Pedestal Merlot 2006
Merlot from Columbia Valley, Washington
A blend of 86% Merlot, 8% Cabernet Sauvignon, 4% Petit Verdot and 2% Malbec.
An intense, fruit forward wine, bursting with dark cherries, ripe plum, dark chocolate and spice. Good concentration in the wine adds to its pleasing mouth feel; balanced acidity enhances its appeal. Supple tannins are well-integrated on the entry, across the mid-palate and throughout the long, layered finish.
Connoisseurs' Guide - "8% Cabernet Sauvignon; 4% Petit Verdot; 2% Malbec. If this finely crafted wine is just a bit closed, it nonetheless delivers a fair dollop of concentrated black cherry fruit together with rooty and creme brulee richness in its layered aromas. Its slight tightness continues in the mouth, yet here the wine unbends just a touch more and offers complete and convincing proof that the depth and concentration presaged by the wine's early smells are wholly at hand. Rich, extracted, amply tannic and, yes, somewhat drying today, this one has all the pieces in place to mature handsomely over the next decade. "
The Wine Advocate - "The 2006 Pedestal features Michel Rolland who was at Long Shadows on the day of my tasting to do some blending. His wine is 86% Merlot, 8% Cabernet Sauvignon, 4% Petit Verdot and 2% Malbec aged for 22 months in 85% new French oak. Purple-colored, it offers an alluring bouquet of sandalwood, pencil lead, spice box, incense, black currants, and black cherry. Seamless on the palate, this plush wine has layers of ripe, savory flavors, well-concealed tannin, excellent aging potential, and a 60-second finish. It will provide much pleasure between 2013 and 2026. "
Wine Spectator - "Dark and spicy, with a tarry edge to the blackberry and currant fruit, emerging on the never-ending finish with richness, polish and elements of spice, pepper and an extra whoosh of cherry. It all keeps sailing effortlessly. Best from 2011 through 2018. 1,877 cases made."
International Wine Cellar - "Good bright ruby-red. Sweet, creamy aromas of redcurrant and sexy sandalwood. Fat, rich and sweet, with a ripeness verging on overripe. The wine's big tannins initially overwhelmed the merlot character, but this big, broad, distinctly New World wine showed increasing fruit flavor with extended aeration. Finishes with broad, serious tannins that call for patience."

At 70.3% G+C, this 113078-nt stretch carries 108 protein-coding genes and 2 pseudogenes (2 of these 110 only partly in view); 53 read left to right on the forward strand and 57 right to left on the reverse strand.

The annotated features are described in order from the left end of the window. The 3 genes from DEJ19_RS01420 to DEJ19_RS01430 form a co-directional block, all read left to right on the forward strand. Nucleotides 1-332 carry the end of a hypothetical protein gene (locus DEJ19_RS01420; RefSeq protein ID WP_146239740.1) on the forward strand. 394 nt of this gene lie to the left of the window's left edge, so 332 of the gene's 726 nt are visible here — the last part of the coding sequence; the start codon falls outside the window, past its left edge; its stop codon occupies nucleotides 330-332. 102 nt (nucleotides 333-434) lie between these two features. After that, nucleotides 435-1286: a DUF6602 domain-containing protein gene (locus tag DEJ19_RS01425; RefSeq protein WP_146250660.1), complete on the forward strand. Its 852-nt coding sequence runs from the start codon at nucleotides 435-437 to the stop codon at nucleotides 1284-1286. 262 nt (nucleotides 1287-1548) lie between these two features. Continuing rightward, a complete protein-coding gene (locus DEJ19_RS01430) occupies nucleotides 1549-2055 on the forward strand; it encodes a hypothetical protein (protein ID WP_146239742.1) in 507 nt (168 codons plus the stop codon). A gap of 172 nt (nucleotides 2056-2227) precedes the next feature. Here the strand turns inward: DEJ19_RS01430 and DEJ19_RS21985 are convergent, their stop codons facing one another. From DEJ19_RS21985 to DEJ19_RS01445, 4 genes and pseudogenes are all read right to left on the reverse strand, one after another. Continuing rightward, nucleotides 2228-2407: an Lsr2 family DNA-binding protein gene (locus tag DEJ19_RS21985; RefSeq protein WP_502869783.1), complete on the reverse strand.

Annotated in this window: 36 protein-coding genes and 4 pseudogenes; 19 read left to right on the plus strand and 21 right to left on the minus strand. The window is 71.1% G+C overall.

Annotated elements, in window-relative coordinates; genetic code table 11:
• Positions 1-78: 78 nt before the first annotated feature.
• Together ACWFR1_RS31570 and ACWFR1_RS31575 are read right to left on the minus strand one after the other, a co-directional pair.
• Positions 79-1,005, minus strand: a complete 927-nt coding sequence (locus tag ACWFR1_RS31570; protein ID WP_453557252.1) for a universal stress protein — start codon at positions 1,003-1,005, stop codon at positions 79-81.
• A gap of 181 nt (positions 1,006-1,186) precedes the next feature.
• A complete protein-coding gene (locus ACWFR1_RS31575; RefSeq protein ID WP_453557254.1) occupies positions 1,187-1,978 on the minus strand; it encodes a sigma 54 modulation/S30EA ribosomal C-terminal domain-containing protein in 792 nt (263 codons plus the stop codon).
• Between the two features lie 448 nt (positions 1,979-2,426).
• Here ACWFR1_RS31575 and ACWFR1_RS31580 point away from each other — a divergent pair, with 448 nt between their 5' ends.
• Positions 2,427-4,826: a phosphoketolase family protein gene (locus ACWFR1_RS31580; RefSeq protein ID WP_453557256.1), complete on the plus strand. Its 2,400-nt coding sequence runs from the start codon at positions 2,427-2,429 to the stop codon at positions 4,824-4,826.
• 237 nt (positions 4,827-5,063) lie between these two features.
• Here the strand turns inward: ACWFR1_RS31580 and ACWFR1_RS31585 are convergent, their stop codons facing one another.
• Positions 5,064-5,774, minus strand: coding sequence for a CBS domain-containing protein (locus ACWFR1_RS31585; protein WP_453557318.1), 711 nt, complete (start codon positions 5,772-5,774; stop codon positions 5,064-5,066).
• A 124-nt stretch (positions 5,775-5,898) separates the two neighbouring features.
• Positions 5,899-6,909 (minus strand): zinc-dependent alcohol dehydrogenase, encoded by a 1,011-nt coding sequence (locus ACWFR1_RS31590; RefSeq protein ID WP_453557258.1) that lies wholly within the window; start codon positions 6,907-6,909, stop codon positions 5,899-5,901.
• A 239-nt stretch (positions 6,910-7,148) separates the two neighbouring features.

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Michel Rolland crafts wines for many of the world’s most famous wineries, but his roots come from Pomerol, home to Bordeaux’s finest Merlots. In partnership with Washington wine visionary Allen Shoup, Michel has created a Columbia Valley Merlot that exemplifies the complexity and concentration of flavors for which his wines are internationally known. Pedestal is one of six distinct red wines from the Long Shadows Vintners collection.
An intense, fruit-forward wine, bursting with fresh blueberries, ripe plum, cedar and spice. Good concentration in the wine adds to its pleasing mouth feel; balanced acidity enhances its appeal. Supple tannins are well-integrated on the entry, across the mid-palate and throughout a long, layered finish. View all Pedestal Wines
About Columbia ValleyView a map of Columbia Valley wineries
Columbia Valley is the largest of Washington State's wine growing regions, with almost 11 million acres. It encompasses a number of smaller regions, including Yakima Valley, Walla Walla Valley, Red Mountain and more. The vast area consists of a range of climates, allowing viticulturists to plant a diverse selection of grape varieties. Most wineries plant rows sparsely, which helps the vines survive the harsh winters.
Notable FactsMerlot is the most popular and most planted grape of the area, followed by Cabernet Sauvignon and Chardonnay. Syrah and Riesling are also popular and continue to grow in acreage.
About WashingtonRelated Links:Now the number two producer in the United States, Washington State has also grown in quality.
So how does a state known for rain and coffee produce high quality wines? They plant their grapes on the east side of the Cascade mountains, away from that ever-present rain cloud that sits along the coast. Perhaps wine grapes do well since the sandy loam soils east of the Cascade range give way to an almost desert-like land, saved from drought only by the helpful rivers that run through the area – and the good irrigation systems.
Thinking that the state would do best with typical northern growing grapes like Riesling and Gewurtztraminer, turns out the apple state is well-suited for reds, namely Merlot, Cabernet Sauvignon and, more recently, Syrah. Of course, whites have not been forgotten - Washington State Rieslings range from bone-dry to sweet, are well-structured and high quality, and Chardonnay dominates most of the other white plantings, making a range of wines. But the reds of the region, Merlot in particular, have made Washington State a quality force to be reckoned with.
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